And it was clear that the answer was his father's behavior. When he was a boy his father sired two illegitimate children, or at least only two that we know of, and his father was accused of everything from horse theft to rape. John D. would have certainly known about the rape charge and that his father abandoned their family. And by the time he was in his twenties he and his brother knew about this bigamist second marriage, although his mother did not. So you can see that he would become very secretive or closed because his father was always the most notorious figure in town. People were always gossiping about Big Bill Rockefeller. There must have been a lot of shame that accompanied that. He developed this very hard shell because he was constantly exposed to this malicious gossip about his father.

Also his father had taught him to be very suspicious of people. They had a little game where John D. as a child used to jump out of his chair into his father's arms, and one day he jumps out of the chair and at the last minute his father drops his arms, and John crashes to the floor, and his father tells him to not ever trust anyone completely, not even me.

At one point you state that Rockefeller's retirement began to assume the nature of a Greek tragedy. Do you see him finally as a tragic figure?

I do see him in certain ways as a tragic figure. I know that sounds like a comical thing to say about somebody who amassed the largest fortune in history. But I see it as a tragedy in a couple of ways. One, this was a man who was such a brilliant and determined businessman I think that he could have succeeded without resorting to unscrupulous methods. He was that good at what he did. But he didn't want to leave anything to chance, and as a result he ended up perfecting all of these anti-competitive practices that tied his competitors up in knots. He didn't need to do them in order to succeed. So that was a tragic flaw.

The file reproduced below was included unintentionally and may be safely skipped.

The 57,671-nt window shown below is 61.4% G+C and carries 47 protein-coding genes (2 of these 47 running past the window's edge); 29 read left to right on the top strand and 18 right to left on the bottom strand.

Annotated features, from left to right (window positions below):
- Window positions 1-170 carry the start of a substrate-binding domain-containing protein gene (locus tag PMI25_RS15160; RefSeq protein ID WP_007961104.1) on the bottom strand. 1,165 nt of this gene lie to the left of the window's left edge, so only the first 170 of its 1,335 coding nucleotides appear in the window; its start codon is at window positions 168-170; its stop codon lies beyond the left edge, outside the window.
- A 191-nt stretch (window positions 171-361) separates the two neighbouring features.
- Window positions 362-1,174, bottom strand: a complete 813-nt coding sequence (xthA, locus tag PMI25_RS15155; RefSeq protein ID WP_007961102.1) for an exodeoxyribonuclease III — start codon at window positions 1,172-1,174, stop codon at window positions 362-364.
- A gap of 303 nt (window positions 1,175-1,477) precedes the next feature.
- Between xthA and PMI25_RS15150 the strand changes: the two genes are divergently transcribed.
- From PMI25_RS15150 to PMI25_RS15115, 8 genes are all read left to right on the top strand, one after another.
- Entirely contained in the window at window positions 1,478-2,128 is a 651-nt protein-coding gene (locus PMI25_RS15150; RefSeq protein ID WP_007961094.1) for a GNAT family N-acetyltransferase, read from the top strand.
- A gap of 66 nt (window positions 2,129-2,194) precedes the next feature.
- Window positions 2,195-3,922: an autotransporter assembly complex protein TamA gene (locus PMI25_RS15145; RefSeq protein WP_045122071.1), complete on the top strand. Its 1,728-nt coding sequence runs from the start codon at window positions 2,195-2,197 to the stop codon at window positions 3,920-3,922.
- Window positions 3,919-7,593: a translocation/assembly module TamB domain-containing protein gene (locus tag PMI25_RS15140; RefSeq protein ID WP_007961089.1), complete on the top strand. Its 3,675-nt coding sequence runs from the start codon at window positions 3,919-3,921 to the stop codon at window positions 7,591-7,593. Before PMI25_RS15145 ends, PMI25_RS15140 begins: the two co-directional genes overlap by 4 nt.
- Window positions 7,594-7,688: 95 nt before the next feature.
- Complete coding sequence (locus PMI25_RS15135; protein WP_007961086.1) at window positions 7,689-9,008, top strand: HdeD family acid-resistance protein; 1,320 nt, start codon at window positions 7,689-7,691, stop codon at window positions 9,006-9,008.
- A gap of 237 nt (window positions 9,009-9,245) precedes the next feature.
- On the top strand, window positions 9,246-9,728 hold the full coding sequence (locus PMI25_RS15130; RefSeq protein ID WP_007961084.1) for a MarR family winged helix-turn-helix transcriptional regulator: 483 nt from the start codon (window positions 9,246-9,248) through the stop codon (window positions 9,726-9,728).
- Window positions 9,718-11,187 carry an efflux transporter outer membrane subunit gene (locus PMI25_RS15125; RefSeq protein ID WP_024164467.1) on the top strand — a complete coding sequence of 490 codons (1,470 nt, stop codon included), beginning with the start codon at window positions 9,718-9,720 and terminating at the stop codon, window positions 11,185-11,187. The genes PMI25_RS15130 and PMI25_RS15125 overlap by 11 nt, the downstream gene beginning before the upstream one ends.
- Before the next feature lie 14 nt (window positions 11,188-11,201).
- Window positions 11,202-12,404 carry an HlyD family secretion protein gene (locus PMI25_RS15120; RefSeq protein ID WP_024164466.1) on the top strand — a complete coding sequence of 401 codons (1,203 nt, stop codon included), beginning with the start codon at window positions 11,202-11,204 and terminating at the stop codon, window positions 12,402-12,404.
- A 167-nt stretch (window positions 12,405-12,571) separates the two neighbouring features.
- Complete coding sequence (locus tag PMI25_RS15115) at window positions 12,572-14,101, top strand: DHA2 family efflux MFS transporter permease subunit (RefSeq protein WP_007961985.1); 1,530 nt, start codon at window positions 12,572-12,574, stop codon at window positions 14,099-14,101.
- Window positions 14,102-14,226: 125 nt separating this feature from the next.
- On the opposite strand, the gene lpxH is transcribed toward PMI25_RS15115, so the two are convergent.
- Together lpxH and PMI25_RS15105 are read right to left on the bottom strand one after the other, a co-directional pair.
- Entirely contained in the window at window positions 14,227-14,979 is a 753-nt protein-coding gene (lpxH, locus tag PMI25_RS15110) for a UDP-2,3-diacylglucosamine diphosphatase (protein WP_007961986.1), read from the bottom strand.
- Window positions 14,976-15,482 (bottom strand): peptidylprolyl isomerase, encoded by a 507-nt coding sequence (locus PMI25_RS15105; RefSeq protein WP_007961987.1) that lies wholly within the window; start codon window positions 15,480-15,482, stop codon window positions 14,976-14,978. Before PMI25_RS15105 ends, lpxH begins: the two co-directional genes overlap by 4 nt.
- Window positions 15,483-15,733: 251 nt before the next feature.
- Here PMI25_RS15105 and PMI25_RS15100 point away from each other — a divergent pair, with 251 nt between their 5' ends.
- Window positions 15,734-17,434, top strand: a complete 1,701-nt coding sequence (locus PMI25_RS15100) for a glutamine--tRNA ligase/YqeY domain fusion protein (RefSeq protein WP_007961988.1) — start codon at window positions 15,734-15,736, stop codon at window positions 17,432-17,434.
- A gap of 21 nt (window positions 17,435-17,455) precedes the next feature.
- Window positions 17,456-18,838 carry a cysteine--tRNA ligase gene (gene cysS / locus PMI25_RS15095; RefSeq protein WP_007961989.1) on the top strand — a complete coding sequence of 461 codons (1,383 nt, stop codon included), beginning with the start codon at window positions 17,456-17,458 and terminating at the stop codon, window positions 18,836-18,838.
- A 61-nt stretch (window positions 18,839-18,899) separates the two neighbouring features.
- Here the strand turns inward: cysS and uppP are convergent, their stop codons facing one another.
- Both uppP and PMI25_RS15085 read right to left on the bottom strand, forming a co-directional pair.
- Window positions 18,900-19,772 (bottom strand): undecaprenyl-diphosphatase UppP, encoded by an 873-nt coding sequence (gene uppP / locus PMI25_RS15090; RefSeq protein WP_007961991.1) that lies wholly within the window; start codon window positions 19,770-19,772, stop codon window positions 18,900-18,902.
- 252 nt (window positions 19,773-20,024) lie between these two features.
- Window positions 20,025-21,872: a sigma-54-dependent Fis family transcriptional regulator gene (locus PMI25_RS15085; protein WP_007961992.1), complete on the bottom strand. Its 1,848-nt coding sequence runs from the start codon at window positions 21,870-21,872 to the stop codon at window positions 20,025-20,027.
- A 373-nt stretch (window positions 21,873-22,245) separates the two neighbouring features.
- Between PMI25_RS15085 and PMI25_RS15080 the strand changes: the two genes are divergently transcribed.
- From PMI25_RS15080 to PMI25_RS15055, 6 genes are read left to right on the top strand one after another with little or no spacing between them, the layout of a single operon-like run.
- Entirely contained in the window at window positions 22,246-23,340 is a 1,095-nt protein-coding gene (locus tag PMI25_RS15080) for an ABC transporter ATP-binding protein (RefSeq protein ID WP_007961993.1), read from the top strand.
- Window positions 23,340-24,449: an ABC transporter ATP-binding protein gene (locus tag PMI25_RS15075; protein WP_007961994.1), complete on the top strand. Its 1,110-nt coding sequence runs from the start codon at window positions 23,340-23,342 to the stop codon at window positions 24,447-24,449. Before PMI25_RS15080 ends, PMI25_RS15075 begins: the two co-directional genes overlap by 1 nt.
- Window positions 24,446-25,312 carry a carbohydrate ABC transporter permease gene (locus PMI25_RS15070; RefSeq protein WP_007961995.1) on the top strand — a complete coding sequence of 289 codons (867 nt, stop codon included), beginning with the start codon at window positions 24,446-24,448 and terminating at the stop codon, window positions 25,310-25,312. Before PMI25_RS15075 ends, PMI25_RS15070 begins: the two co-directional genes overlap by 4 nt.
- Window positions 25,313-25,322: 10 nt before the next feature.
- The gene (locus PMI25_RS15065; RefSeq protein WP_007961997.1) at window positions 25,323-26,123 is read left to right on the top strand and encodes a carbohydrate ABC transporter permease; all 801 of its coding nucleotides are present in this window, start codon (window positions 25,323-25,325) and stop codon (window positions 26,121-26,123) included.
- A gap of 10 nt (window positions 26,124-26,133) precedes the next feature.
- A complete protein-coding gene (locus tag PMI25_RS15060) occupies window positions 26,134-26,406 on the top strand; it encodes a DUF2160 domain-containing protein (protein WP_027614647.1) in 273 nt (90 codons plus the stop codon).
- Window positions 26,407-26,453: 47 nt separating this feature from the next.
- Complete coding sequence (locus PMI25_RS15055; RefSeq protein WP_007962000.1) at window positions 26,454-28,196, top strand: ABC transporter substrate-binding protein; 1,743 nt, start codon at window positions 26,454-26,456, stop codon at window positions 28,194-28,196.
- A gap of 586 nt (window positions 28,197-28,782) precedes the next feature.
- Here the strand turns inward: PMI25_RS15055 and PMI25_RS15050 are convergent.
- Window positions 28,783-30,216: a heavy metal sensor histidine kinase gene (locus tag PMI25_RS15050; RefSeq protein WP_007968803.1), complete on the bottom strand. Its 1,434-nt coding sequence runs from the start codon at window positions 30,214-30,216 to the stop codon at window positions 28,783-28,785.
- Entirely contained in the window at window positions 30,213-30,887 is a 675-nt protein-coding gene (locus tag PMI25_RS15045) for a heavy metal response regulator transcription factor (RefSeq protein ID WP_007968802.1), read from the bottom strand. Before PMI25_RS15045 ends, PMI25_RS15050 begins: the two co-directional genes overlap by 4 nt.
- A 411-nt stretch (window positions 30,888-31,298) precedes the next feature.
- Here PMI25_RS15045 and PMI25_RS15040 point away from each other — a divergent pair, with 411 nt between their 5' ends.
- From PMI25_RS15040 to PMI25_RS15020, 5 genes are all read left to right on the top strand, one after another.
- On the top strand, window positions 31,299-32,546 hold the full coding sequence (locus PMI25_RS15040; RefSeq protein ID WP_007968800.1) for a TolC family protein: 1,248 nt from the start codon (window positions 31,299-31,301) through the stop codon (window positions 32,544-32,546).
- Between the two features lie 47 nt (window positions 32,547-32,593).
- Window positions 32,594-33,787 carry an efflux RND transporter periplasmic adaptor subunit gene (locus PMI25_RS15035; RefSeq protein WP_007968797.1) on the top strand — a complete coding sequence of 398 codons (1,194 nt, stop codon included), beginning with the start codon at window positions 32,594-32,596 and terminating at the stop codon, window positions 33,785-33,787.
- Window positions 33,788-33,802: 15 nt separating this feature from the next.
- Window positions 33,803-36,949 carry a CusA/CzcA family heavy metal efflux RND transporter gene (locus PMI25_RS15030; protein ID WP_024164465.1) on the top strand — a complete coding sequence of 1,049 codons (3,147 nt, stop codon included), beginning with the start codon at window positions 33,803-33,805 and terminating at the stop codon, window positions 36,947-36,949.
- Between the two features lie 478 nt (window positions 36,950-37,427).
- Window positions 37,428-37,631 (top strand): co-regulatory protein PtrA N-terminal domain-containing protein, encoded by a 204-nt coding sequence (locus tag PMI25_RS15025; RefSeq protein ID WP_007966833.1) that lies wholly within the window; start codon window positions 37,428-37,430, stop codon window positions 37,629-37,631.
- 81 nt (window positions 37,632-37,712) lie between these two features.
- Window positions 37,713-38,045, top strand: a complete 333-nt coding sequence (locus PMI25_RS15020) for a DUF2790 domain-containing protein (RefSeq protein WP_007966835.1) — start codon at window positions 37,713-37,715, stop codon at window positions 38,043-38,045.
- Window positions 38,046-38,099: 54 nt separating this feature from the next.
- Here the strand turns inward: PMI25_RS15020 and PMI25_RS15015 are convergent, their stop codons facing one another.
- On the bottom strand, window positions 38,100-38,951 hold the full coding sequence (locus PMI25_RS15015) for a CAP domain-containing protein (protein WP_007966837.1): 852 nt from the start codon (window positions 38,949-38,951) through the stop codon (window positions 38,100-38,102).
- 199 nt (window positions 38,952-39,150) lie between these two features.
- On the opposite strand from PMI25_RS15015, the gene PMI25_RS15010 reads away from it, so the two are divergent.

The other way, and more significant way, in which the structure of the story has the makings of Greek tragedy is that John D. Rockefeller does something unusual in the late 1890s, when he's in his fifties, he retires. Most of the moguls of that era died in harness. They were workaholics who could never leave behind their business empire. And here Rockefeller does something that is rather sane and balanced; he decides he's going to retire, devote himself to having some fun working on his philanthropies, playing golf, singing hymns. And just when he imagines he is going to shut the door on his past and put this whole turbulent and controversial history behind him along comes this remarkable journalist in Ida Tarbell who opens the door and reconstructs his entire career. As she is doing that, suddenly there's this young trust-busting president, Teddy Roosevelt, who is looking for a big bad trust to make an example of and Ida Tarbell focuses the spotlight on Standard Oil, making it highly likely that Standard Oil would become the big test case of government policy, which it did. So it has the making of a Greek tragedy in just as a man thinks he is about to put behind him this controversial past, this controversial past suddenly reemerges to haunt him for the next fifteen years, even though as I pointed out in the book, he made more money as a result of losing the antitrust case than he had made by making Standard Oil. Still, in all, it was a great public repudiation of his business methods. He had always claimed that what he had done had preceded the passage of the Sherman Antitrust Act in 1890. He claimed Standard Oil's behavior had changed as the laws changed. But in 1911 the government claimed that this wasn't the case, and it was a tremendous rebuke to his career.